BUDGET 2013 has continued on a similar path as Budget 2012 with the introduction of further incentives for the SME and agri-food and farm sectors.
Certain measures have been introduced which could be perceived as being aimed at the wealthy, however some may consider that the minister has not gone far enough in targeting those who can afford to pay the most.
There is clarity in the minister’s speech on the detail of the much speculated property tax. The new “local property tax” will be administered by the Revenue Commissioners with the funds earmarked for the local authorities.
A rate of 0.18% will apply to properties with a value up to €1m and for properties valued over €1m a rate of 0.25% will apply on the excess.
This is a welcome relief for the “mansion house owners” as it had been speculated that a flat 0.25% rate would apply to the total value of properties over €1m. Revenue has stated it will be a self-assessment tax but at the same time will issue “guidance” on the various valuations.
It will be interesting to see how the “self-valuation” will work in practice as one can imagine there may be significant diversions of opinion between Revenue and home owners on the valuation of their properties. On a positive note for those owing second homes, the NPPR charge of €200 will be abolished from Jan 1, 2014.
While the minister has kept his promise of not altering the income tax bands and rates, he has effectively introduced a number of stealth taxes through abolishing the PRSI exemption which will cost every PAYE worker €264 per year, increasing the Dirt rate from 30% to 33% and bringing unearned income (such as rents, interest, dividends) within the scope of PRSI from 2014.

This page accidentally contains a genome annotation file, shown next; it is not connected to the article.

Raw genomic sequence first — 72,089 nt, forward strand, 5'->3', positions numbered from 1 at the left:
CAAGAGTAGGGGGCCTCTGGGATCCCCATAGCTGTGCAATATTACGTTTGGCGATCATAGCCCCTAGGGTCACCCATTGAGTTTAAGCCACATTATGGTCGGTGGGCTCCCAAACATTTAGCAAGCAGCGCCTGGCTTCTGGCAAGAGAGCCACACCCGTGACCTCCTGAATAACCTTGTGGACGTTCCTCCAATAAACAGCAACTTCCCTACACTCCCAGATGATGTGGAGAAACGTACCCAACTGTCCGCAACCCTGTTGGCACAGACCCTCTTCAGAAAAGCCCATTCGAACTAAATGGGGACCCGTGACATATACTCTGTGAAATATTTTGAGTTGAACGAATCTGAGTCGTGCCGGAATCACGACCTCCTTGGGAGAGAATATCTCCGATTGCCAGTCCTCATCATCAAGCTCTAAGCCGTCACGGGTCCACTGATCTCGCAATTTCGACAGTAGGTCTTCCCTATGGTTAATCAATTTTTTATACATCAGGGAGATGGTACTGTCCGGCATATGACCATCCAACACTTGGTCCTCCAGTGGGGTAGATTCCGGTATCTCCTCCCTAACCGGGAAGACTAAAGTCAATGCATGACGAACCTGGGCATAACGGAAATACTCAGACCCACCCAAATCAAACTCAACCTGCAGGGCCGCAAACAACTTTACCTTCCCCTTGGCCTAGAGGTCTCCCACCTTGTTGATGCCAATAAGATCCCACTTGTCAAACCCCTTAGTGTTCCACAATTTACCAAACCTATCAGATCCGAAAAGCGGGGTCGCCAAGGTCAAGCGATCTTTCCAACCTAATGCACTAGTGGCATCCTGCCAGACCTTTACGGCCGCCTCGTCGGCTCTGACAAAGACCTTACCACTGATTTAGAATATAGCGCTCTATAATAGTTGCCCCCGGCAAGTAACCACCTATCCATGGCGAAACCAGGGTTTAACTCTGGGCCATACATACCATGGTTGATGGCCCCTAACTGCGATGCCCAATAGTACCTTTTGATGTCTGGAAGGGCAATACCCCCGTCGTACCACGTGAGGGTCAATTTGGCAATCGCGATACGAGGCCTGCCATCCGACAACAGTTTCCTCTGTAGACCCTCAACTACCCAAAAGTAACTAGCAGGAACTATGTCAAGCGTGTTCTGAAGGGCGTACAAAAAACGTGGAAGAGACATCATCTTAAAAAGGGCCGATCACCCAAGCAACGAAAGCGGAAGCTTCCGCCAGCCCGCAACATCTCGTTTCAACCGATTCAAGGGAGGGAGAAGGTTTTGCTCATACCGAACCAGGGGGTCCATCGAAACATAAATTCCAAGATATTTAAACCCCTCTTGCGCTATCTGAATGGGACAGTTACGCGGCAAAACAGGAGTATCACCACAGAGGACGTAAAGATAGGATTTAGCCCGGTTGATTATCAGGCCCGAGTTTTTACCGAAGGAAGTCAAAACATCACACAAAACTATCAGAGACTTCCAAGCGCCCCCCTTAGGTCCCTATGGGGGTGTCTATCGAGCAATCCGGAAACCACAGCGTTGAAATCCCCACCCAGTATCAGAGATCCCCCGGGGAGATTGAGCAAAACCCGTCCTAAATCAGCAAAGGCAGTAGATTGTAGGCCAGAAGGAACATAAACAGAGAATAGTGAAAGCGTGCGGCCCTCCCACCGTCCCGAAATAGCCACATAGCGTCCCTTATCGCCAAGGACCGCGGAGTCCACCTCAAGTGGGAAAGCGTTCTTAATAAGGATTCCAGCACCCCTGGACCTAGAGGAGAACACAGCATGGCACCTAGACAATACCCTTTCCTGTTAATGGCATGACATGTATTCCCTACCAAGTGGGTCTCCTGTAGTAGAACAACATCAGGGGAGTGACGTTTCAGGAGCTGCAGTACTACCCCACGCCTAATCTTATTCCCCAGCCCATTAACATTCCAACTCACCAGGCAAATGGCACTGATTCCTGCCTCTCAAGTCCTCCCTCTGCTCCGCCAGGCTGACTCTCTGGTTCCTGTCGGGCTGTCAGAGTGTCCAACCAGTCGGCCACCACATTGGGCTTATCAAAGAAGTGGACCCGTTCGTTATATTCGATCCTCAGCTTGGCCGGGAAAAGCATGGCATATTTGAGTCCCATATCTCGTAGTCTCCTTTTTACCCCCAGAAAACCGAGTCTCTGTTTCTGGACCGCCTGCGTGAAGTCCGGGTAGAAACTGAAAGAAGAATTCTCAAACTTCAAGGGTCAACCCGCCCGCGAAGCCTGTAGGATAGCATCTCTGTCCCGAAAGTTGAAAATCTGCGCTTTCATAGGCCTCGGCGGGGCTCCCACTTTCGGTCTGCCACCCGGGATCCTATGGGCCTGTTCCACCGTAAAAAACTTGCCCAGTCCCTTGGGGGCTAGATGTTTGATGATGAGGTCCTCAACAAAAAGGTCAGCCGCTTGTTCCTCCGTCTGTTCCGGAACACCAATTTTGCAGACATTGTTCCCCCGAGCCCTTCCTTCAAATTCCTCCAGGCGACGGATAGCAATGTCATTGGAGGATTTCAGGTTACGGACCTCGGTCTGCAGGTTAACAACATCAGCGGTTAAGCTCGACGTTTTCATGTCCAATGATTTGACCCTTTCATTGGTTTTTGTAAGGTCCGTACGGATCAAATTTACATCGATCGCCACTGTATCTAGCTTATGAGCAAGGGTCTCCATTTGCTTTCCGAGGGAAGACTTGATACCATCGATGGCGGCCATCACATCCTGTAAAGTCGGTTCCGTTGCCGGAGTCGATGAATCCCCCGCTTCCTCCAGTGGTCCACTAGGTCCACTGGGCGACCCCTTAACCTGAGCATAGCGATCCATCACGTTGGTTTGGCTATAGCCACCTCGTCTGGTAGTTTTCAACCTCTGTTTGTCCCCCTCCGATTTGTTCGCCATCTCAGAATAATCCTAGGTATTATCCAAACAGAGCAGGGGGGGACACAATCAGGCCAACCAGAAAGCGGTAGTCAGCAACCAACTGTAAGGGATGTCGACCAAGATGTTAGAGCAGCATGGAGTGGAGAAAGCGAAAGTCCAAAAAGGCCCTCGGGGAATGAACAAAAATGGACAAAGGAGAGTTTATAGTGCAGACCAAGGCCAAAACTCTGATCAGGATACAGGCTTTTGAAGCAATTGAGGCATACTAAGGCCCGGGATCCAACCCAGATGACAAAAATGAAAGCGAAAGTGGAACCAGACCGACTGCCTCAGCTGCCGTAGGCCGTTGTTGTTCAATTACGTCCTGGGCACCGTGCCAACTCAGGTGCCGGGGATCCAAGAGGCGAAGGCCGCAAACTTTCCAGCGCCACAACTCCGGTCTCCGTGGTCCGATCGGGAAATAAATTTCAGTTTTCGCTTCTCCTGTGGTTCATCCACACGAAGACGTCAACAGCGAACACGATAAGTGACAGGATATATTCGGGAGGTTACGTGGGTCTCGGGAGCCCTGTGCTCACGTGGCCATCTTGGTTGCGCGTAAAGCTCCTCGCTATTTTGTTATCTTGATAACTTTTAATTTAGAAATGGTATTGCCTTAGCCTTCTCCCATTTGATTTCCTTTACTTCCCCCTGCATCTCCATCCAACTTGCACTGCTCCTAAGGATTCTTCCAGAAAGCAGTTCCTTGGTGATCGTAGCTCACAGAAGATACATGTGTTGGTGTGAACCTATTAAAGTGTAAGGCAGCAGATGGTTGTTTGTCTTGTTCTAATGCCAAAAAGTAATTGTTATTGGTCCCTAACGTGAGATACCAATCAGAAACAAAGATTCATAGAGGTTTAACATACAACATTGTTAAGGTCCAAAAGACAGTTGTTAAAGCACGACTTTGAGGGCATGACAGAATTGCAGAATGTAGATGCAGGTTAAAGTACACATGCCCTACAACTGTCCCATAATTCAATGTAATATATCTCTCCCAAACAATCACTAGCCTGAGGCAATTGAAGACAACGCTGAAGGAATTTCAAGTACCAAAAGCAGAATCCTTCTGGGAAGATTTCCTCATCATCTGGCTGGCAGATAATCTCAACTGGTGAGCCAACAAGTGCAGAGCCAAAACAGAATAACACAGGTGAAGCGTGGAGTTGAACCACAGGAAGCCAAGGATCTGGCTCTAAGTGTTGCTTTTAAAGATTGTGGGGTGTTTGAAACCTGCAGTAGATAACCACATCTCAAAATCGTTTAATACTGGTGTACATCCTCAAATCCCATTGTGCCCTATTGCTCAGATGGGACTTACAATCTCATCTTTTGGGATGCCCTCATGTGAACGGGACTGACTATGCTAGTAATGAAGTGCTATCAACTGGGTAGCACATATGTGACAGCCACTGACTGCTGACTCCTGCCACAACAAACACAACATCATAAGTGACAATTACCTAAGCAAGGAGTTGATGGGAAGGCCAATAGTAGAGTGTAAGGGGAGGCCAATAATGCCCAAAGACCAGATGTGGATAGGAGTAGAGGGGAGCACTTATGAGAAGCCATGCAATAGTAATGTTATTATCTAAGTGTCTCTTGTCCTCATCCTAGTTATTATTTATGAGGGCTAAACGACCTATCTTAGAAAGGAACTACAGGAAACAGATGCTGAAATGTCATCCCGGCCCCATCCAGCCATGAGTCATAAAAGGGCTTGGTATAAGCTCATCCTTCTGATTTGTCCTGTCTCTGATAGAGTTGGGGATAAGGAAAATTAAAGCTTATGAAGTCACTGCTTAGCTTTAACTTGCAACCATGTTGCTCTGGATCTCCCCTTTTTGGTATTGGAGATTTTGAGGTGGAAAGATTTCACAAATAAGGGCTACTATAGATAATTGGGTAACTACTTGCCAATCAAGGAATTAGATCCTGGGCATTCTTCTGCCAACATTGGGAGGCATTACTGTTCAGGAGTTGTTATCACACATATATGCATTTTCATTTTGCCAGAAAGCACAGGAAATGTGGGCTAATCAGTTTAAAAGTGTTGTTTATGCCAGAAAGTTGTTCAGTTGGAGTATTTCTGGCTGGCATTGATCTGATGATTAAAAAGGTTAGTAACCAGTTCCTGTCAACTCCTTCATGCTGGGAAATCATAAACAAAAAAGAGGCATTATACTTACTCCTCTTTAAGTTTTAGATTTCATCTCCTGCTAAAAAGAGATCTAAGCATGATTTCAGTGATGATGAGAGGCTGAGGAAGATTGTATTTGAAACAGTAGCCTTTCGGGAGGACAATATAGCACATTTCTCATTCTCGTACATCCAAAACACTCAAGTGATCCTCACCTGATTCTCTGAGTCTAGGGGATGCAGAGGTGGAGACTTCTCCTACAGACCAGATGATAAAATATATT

He has continued the trend of the last few years by increasing the capital taxes rates and reducing the lifetime exemptions. Over five successive budgets the capital gains tax and capital acquisitions tax rates have increased from 20% to 33%. In addition, over the same period the thresholds at which capital acquisitions tax becomes payable have decreased by almost 60%.
There was some welcome news for the SME sector as the minister announced that the existing relief from corporation tax for start-up companies in the first three years of trading will be extended to allow any unused relief to be carried forward beyond the initial three-year period.
The volume basis relief for R&D has been doubled and relief will now be available on the first €200,000 of qualifying R&D expenditure. To assist companies in accessing funding, the employment and investment incentive scheme which had been due to expire in 2014 has been extended to 2020.
In recognition of the importance of agri-food and farming sectors to the economy, the minister has extended the various stock relief measures for farmers in general, young trained farmers and registered farm partnerships for three years to Dec 31, 2015. He has also widened the definition of registered farm partnerships, which up to now was limited to milk production partnerships, to now include other production partnerships.
The minister has also introduced relief from capital gains tax for the three-years ending on Dec 31, 2015 to encourage the disposal of farmland for restructuring purposes. These measures are expected to encourage the creation of additional jobs in the farming and agri-food sector and improve farm savings.
On pensions it has been confirmed tax relief will continue to be available at the marginal income tax rate and that the pension levy will not be renewed after 2014. However, comments made by the minister indicate significant changes will come through from Jan 2014 in respect of larger pension funds (generating more than €60,000 in pension income a year.
* Mike Sheehan, partner taxation services, Deloitte
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